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Dallas Critics Name Meadows Performances Among Region’s Best of 2012

SMU was the only university to have student performances included in the lists

Local media critics have picked Meadows School music and dance events as among the top 10 regional concerts of the year. SMU was the only university to have student performances included in the lists.

Dallas Morning News classical music critic Scott Cantrell named the Meadows Symphony Orchestra’s April “Meadows at the Meyerson” concert of Mahler’s Ninth Symphony as #9 on his roster of most memorable performances; he wrote, “Led by Paul Phillips, SMU’s student orchestra continues to amaze.” In his review, Cantrell said, “Had you been led in blindfolded, with no knowledge of who was playing the Mahler Ninth Symphony, you might have assumed some famous orchestra, led by a maestro of uncanny command and sensitivity."

TheaterJones dance critic Margaret Putnam chose the November Fall Dance Concert as #7 on her list of favorite local performances: “Showing off its range of styles, the Meadows Dance Ensemble tackled classical ballet with aplomb in Dr. Mel A. Tomlinson’s La Coeur de Ballet (the heart of ballet) while shifting to wired-up nerve in Billy Siegenfeld’s Getting There. It was all late-night, drop-your-guard feel in Bruce Wood’s Zing a Little Zong, supported by live music.”

Morning News dance critic Manny Mendoza picked the SMU Spring and Fall Dance Concerts as #10 on his list, saying, “SMU is one of several North Texas colleges with dance programs so good that they present professional-grade concerts. In 2012, the SMU shows were highlighted by the sensual island charm of professor Danny Buraczeski’s Song Awakened and the casual elegance of Bruce Wood’s show-tune-fueled Zing a Little Zong.”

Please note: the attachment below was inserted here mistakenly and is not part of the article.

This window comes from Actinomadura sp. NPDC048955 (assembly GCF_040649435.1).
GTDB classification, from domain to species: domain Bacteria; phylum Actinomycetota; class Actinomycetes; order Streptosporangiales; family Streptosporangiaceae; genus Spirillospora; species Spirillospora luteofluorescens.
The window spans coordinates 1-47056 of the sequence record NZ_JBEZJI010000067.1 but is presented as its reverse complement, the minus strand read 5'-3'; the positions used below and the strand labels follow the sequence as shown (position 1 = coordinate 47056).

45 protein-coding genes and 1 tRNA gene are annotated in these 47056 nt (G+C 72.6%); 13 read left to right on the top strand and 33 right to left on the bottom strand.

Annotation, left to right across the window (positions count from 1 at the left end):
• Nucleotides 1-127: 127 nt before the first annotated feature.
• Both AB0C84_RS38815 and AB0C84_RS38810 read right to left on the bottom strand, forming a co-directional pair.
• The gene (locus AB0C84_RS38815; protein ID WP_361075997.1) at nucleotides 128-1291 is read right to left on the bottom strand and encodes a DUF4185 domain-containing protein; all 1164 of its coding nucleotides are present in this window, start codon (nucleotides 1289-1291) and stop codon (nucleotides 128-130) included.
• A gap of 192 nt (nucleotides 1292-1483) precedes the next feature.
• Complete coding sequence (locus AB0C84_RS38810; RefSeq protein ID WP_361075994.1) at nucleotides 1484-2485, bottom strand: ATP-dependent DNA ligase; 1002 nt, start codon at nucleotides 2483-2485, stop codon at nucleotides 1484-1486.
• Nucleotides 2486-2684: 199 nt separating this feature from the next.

Area professional performances by Meadows faculty members also received accolades on the “Top 10” lists.

The Dallas Opera’s February production of Tristan und Isolde, starring Meadows voice department head Clifton Forbis, was the number one pick of TheaterJones classical music critic Gregory Sullivan Isaacs, who called the singing “astonishing.” The same production was #3 on Scott Cantrell’s list; he wrote, “It was one of the company’s greatest triumphs of the 21st century, with powerful portrayals of Wagner’s doomed lovers by Clifton Forbis and Jean-Michèle Charbonnet.”

In addition, Cantrell named the October concert by Meadows piano artist Alessio Bax for the new Dallas City Performance Hall as #6: “Although Bax is Italian by birth, Dallas has a certain claim to him thanks to his study with Joaquín Achúcarro at SMU, and he was based here for a number of years. New York is now home, but Bax is back frequently to teach and perform… he delivered a seasoned and sensitive master’s account of Brahms, Rachmaninoff and Ravel.” Cantrell also named Bax’s Brahms: Piano Works one of the year’s top 5 classical CDs.

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